The Venus flytrap grows in the boggy bottomland of the North Carolina coast, a carnivorous plant native to the patch of swamps within 60 miles of Wilmington – a vegetative curiosity best-known as the ravenous character from “Little Shop of Horrors.”
For many years now, outlaw plant-diggers have mucked their way through that marshy territory carrying pillowcases and shovels, collecting the insect-eating flora and selling them, illegally, for dimes and quarters apiece.
Until recently, this horticultural crime ranked as a misdemeanor, punishable by a $50 fine. But a new law enacted one year ago makes flytrap pilfering a felony – harsh news for a pair of unfortunates in Brunswick County, caught with a sackful.
On Nov. 1, sheriff’s deputies charged these men with taking 1,025 Venus flytraps from Orton Plantation, the historic antebellum plantation that sprawls along the Cape Fear River. For this charge, which also included the theft of purple pitcher plants, they were jailed with bond set at $1 million – the amount more commonly reserved for murderers.
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Their arrest marks the first felony flytrap case in Brunswick County, so there are no comparative data to measure whether stricter punishment has deterred such thievery in the woods. But I predict that should these men become convicted plant felons, few will follow their muddy footsteps.
“I can tell you,” said Sgt. Brandon Dean, called in on the case for the N.C. Wildlife Resources Commission, “there is a significant difference now.”
Neither arrestee could be called new to the world of flytrap crime. Scottie Gerome Stevenson, 44, has a 2012 conviction on his record for taking wild plants. David Joel Lewis, 23, owns several plant-related priors. Perhaps this sort of criminal history doesn’t strike our coastal cousins as bizarre, having Venus flytraps in such close proximity, but I never dreamed anyone could make a life of plucking up the rare botany of our state.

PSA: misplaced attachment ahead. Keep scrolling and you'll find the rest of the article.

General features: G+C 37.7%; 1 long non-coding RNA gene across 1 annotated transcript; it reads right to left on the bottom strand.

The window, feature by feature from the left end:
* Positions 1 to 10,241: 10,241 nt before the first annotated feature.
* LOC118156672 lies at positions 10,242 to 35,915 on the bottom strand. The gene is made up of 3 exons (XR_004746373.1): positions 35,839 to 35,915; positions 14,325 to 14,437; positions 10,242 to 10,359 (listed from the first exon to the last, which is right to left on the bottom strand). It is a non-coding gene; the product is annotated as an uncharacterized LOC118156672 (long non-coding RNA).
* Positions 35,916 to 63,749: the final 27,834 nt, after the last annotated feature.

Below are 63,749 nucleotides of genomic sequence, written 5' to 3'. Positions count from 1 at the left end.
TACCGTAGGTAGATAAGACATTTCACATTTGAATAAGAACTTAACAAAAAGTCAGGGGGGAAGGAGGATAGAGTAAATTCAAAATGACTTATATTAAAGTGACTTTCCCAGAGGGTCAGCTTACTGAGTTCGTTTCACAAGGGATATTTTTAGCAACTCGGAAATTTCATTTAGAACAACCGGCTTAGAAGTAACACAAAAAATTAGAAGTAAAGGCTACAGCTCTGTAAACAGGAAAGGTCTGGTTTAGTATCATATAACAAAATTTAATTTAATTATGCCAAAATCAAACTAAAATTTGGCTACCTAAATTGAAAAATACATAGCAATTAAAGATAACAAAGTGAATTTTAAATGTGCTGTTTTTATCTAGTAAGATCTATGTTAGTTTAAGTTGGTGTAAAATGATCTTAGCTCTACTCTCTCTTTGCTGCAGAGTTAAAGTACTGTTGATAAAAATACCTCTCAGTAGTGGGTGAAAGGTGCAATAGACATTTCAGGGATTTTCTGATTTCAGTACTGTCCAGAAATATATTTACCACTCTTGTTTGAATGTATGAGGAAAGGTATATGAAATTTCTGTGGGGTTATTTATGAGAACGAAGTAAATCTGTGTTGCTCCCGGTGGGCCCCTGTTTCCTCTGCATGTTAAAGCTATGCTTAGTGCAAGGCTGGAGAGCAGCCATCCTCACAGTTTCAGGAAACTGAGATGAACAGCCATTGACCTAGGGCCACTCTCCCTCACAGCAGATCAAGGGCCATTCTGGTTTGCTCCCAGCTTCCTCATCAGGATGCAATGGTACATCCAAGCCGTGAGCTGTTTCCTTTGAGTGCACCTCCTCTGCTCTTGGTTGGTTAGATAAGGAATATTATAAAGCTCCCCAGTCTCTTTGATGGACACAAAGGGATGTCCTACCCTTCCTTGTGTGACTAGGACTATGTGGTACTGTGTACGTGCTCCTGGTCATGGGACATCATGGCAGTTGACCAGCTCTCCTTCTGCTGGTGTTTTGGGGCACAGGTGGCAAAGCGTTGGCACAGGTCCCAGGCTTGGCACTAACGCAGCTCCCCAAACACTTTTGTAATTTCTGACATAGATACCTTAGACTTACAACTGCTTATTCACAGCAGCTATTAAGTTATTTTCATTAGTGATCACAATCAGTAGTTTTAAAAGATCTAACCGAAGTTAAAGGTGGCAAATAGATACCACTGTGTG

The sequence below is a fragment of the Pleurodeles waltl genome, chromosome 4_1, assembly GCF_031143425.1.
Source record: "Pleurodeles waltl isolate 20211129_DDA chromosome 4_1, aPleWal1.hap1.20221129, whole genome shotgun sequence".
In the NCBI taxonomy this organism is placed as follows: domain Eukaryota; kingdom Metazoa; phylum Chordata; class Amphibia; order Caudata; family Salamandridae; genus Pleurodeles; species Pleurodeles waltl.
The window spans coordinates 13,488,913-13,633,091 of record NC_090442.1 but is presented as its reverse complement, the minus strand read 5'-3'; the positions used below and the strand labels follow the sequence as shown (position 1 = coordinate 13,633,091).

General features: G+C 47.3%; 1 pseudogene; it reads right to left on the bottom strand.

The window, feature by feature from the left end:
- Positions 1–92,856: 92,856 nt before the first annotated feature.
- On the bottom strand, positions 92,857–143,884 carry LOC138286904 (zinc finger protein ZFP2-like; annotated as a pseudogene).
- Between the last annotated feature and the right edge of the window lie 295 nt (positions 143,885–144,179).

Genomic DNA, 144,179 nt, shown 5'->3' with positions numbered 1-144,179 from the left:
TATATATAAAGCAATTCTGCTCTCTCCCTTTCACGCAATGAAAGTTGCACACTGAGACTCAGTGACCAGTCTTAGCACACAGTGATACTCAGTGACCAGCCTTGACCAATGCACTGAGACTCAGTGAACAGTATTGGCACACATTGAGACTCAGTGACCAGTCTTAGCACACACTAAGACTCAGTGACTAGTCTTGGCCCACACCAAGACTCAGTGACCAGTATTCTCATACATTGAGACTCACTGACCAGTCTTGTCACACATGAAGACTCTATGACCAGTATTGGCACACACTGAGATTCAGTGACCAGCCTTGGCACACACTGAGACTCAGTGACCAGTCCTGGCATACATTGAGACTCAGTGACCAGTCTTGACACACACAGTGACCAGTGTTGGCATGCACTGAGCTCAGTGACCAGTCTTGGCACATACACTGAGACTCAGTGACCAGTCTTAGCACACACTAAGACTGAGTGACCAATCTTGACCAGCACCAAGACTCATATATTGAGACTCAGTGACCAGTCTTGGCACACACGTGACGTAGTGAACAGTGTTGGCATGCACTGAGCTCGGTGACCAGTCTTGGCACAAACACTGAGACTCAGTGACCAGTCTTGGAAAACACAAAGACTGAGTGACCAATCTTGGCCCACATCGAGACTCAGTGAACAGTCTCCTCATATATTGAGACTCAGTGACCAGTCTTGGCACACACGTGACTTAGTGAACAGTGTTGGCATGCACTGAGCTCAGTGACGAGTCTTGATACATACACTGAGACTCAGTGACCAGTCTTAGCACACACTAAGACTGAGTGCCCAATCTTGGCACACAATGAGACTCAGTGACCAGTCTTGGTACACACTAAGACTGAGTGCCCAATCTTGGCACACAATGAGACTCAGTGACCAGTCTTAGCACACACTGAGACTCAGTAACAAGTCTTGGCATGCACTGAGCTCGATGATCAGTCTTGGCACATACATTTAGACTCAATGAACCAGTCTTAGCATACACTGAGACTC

In 2009, poachers using a butcher knife pried up 900 flytraps from the Green Swamp Preserve outside Supply. They took thousands more in 2006, prompting officials to mark such plants with orange dye. Orchid thieves are notorious enough to inspire a New Yorker story, nonfiction book and Oscar-winning movie, but flytrap stealers still work in relative obscurity.
Dean described how this activity typically unfolds:
Orton Plantation covers thousands of acres, enough that a would-be thief can get dropped off along the roadside and slip unseen into the woods. From there, they dig all day on their knees, concealed by tall grasses.
In this case, a staff member on the plantation spotted two men with a backpack and no reason to be on the private property, and he reported them to a sheriff’s deputy who was working security that Saturday. When officers approached, the men ran across a grassy field. So officers drove to the other end of the plantation and waited for the men to emerge. Once they saw the officers waiting, the men turned around and ran back to where they started.
This went on for some time.
“They played cat and mouse, running,” Dean said, “and they got so exhausted when the first deputy arrived they just threw their hands up and asked for a bottle of water.”
A K-9 unit found the backpack within 10 minutes, along with a machete, which is frequently used as a flytrap-digging tool. All the recovered flytraps were replanted in Orton’s greenhouse. Had they been sold, Dean estimated “they would have made close to 200 bucks apiece.”
Crime, we know, does not pay – especially crime committed in such O-Brother-Where-Art-Thou fashion. Many decades have passed since men could bumble around in the swamps undetected for long. And these particular woods, when I last visited, were flush with alligators. So take heed, children. Seek not to profit from the mysterious dionaea muscipula, tiny green meat-eater. Buy a book and study it instead.